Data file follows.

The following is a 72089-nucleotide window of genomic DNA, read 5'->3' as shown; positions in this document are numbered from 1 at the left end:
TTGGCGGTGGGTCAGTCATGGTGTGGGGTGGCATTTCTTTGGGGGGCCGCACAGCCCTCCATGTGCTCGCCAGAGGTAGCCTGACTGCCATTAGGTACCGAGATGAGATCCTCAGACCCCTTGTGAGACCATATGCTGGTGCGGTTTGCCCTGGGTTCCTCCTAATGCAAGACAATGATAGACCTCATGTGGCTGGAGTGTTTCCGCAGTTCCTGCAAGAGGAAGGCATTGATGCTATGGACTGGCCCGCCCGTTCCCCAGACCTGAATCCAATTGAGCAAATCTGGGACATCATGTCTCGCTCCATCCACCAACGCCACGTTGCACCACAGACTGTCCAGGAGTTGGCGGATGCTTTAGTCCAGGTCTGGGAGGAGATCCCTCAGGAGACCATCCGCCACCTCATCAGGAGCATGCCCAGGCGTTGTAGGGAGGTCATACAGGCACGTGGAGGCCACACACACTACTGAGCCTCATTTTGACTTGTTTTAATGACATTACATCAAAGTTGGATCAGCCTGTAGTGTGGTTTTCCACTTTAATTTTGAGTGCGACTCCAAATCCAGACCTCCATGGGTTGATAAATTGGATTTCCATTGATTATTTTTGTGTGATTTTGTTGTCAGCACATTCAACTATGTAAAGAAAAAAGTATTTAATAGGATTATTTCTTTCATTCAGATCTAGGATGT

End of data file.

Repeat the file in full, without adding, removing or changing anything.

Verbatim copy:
The following is a 72089-nucleotide window of genomic DNA, read 5'->3' as shown; positions in this document are numbered from 1 at the left end:
TTGGCGGTGGGTCAGTCATGGTGTGGGGTGGCATTTCTTTGGGGGGCCGCACAGCCCTCCATGTGCTCGCCAGAGGTAGCCTGACTGCCATTAGGTACCGAGATGAGATCCTCAGACCCCTTGTGAGACCATATGCTGGTGCGGTTTGCCCTGGGTTCCTCCTAATGCAAGACAATGATAGACCTCATGTGGCTGGAGTGTTTCCGCAGTTCCTGCAAGAGGAAGGCATTGATGCTATGGACTGGCCCGCCCGTTCCCCAGACCTGAATCCAATTGAGCAAATCTGGGACATCATGTCTCGCTCCATCCACCAACGCCACGTTGCACCACAGACTGTCCAGGAGTTGGCGGATGCTTTAGTCCAGGTCTGGGAGGAGATCCCTCAGGAGACCATCCGCCACCTCATCAGGAGCATGCCCAGGCGTTGTAGGGAGGTCATACAGGCACGTGGAGGCCACACACACTACTGAGCCTCATTTTGACTTGTTTTAATGACATTACATCAAAGTTGGATCAGCCTGTAGTGTGGTTTTCCACTTTAATTTTGAGTGCGACTCCAAATCCAGACCTCCATGGGTTGATAAATTGGATTTCCATTGATTATTTTTGTGTGATTTTGTTGTCAGCACATTCAACTATGTAAAGAAAAAAGTATTTAATAGGATTATTTCTTTCATTCAGATCTAGGATGT